Aside from that happening, I am truly a Bennett fan. His song choices are from the Great American Songbook – my kind of music. I play one of his CDs, “Duets: An American Classic,” over and over again, and I enjoy it over and over again. Happily, Tony Bennett, who looks better than he did when he was younger, has bridged the generation gap. He is widely appreciated as an interpreter of popular music, standards, show tunes, and jazz. The singer is also a serious and accomplished painter.
Now in his 80s, he has a fine philosophy. He is quoted as saying, “If you are creative, you get busier as you get older. Picasso, Jack Benny, Fred Astaire, right up to the day they died, they were performing.” I’ll drink to that – a Pinot Noir, please.
There are times when I am repelled by his talent and times when I can’t stop laughing. He has been called a “social assassin.” You can guess that I am referring to Larry David, the actor, writer, comedian, and producer. Better known as the co-creator and co-writer of “Seinfeld,” he currently stars in another creation of his on HBO. It’s called “Curb Your Enthusiasm,” and it is in its eighth season. Actually, it’s a tongue-in-cheek depiction of his life. The off-kilter comedy series presents a caricature of a rich, whipped, neurotic yuppie. The actor/writer skewers the image of life at the top. He bumbles, complains, talks himself into painful situations, and is ultimately served devilishly funny comeuppance from episode to episode. Actually, he’s got it all: a loving wife (although this season features a divorce), good friends, a successful career, a great home – what could possibly go wrong for LD?!
The improvisational sitcom manages to offend everyone, even a group of Girl Scouts. In one episode he hilariously puts a tampon up his nose to stop a nosebleed. It’s hard not to laugh at that. “Curb Your Enthusiasm” is a comedic take on life and the human condition. Do you agree with me that good TV comedies are few and far between? The genius of Larry David is unfettered and uncensored on HBO. “Curb” may not be for everyone. I find myself equally turned away and then amused.
Years ago – many years ago – I was an active member of the New Jersey Jazz Society. I wrote a monthly column called “June on Jazz,” and I can recall writing about a handsome young multi-talented musician. He played the bass saxophone, tuba, string bass, plus he sang the songs that I learned from my mother. Happily, he still does all that, plus the fact that he has grown even more handsome. His name is Vince Giordano. If you enjoy vintage jazz, and by that I mean the songs of the 20s, 30s, and 40s, you’d love Vince Giordano and his Nighthawks.
Since in my ears, much of today’s popular music talent is non-existent, I am delighted to have found Vince and his Nighthawks playing at a cabaret every Monday and Tuesday. Where? Well, if you know where the Edison Hotel in (46th Street between 7th and 8th Avenues) downstairs at Sophia’s Club Cachè, Vince and the Nighthawks are playing up a storm. In reading his biography I learned that Vince got into the world of music at the age of five. These days the musician, arranger, and leader of the Nighthawks can be enjoyed at this spot where one can eat, drink, dance (it’s like a floor show watching the young and old couples dancing up a storm), or just sit and listen to the music. There’s a nominal $15 music charge at the door, and for New York City, that’s a real bargain, since you can enjoy three sets from 8 to 11 p.m.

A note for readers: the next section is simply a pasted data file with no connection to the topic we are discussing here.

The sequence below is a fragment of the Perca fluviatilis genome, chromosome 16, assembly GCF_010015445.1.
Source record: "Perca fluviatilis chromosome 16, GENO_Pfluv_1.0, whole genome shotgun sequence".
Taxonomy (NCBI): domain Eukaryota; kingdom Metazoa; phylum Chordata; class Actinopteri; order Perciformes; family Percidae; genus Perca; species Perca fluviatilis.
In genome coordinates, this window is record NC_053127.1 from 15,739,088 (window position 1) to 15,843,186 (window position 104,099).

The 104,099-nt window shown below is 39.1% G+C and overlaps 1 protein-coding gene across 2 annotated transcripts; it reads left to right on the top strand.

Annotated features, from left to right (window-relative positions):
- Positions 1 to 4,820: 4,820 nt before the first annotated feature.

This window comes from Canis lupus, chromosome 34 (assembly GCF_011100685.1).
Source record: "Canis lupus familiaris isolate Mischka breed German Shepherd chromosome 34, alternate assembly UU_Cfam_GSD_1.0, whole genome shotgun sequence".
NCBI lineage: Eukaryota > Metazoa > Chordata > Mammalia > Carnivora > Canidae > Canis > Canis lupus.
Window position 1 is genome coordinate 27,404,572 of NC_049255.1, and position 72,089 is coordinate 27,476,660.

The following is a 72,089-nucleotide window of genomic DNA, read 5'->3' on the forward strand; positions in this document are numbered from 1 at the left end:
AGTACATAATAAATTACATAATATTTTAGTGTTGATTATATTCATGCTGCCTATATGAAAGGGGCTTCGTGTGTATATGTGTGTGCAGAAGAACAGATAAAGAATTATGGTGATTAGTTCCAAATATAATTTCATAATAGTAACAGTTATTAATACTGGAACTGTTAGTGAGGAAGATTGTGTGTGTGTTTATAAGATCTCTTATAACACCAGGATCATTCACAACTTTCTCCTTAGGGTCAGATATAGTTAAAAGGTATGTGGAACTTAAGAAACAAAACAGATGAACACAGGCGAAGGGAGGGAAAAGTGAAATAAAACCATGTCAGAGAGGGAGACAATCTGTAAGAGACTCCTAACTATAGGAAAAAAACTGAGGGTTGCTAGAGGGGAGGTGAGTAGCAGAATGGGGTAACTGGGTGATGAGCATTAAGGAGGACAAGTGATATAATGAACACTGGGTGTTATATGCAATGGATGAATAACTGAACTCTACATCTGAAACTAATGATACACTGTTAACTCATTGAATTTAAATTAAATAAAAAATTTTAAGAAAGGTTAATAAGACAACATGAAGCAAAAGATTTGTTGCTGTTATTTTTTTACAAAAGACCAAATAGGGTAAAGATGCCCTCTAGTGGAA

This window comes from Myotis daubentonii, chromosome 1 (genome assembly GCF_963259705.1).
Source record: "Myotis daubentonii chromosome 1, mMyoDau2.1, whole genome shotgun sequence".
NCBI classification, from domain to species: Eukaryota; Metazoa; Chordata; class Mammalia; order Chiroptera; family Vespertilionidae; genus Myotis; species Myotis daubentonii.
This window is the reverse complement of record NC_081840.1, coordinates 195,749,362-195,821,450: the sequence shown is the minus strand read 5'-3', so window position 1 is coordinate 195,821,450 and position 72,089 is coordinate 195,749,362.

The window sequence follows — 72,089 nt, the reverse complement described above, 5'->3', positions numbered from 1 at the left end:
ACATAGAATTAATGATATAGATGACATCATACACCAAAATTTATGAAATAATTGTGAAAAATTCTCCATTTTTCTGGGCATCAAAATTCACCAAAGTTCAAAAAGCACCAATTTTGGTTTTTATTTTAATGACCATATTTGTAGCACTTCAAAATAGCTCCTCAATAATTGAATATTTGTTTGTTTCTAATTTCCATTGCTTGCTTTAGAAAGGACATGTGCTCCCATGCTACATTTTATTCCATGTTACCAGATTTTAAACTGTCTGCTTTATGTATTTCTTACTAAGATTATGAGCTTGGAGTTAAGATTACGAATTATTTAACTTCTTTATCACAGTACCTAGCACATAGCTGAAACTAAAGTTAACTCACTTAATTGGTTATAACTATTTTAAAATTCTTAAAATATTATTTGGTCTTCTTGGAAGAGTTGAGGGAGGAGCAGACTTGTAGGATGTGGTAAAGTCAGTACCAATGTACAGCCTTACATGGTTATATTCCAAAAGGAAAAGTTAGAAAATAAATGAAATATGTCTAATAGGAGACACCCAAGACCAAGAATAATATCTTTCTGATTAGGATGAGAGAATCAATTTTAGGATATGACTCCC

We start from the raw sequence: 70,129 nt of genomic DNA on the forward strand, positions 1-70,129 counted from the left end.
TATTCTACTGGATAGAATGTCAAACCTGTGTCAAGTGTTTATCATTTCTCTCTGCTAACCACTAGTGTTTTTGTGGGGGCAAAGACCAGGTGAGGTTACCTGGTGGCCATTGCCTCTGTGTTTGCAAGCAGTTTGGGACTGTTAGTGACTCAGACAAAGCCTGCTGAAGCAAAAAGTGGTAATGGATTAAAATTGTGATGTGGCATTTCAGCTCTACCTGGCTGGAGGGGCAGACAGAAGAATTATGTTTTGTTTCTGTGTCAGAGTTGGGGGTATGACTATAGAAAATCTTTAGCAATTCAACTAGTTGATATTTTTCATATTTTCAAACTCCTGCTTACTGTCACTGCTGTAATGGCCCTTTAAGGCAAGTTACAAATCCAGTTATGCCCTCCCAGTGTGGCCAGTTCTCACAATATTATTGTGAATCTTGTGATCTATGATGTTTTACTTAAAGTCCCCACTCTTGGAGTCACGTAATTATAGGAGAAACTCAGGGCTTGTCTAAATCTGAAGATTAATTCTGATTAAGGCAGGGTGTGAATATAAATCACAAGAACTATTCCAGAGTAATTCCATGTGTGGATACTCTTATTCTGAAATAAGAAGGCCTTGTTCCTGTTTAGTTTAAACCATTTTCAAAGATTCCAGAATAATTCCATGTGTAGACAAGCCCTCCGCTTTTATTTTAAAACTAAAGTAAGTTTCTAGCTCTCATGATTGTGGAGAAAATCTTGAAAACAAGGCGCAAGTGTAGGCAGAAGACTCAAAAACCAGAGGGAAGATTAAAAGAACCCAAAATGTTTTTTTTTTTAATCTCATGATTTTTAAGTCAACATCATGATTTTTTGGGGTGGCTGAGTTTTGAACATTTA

Aside from the fact that I enjoy the musical show, there’s another plus for me. Frequently, I’m asked if I’d like to sing. I never refuse. Last week something exciting happened when I was singing “Pennies From Heaven.” Those wonderful 11 Nighthawks echoed “Pennies From Heaven” and left the audience and, of course, me, smiling. It was a highlight for me and great fun, I noticed, for all.
When it comes to sports, I’m ignorant. In fact, the first section I throw out when I get “The New York Times” is the sports section. In the past when my 19-year-old granddaughter, Rachel, was young and didn’t receive her own paper, I at times saved that section for her, not knowing I was helping to create a sportswriter. Because of Rachel, I started to pay a little attention to sporting events and I can even recognize the name of the most seen player in baseball, Derek Jeter. Steven Roberts, who grew up in Bayonne and now teaches journalism and politics at George Washington University, wrote a review of a biography of the 37-year-old Jeter. It’s reassuring to know that there’s been no hint of scandal or steroids concerning the Yankee captain. He appears to be highly respected.
Last month, Rachel got lucky. Her indulgent Uncle Andy invited her to Yankee Stadium, and on that particular day baseball history was made. The great Yankee captain reached 3,000 hits. In my ignorance, I wondered what are hits? I realized that it meant something big from the roar of the crowd on my TV screen. Rachel wrote that “it is the magical, oh-so-hard number to reach in Major League baseball.” Even though she is a Mets fan, she finds Derek Jeter “easy to root for” – and, evidently, she has lots of company who feel the same way. Using “awesome,” a word I dislike, she wrote that Jeter’s blasting a home run for his 3,000th hit was just that. At any rate, I’m glad my son Andy made it possible for my sportswriter granddaughter to witness “unbelievable history.” I’m dubbing Jeter Mr. 3,000! We need heroes.
You can email June at firstname.lastname@example.org.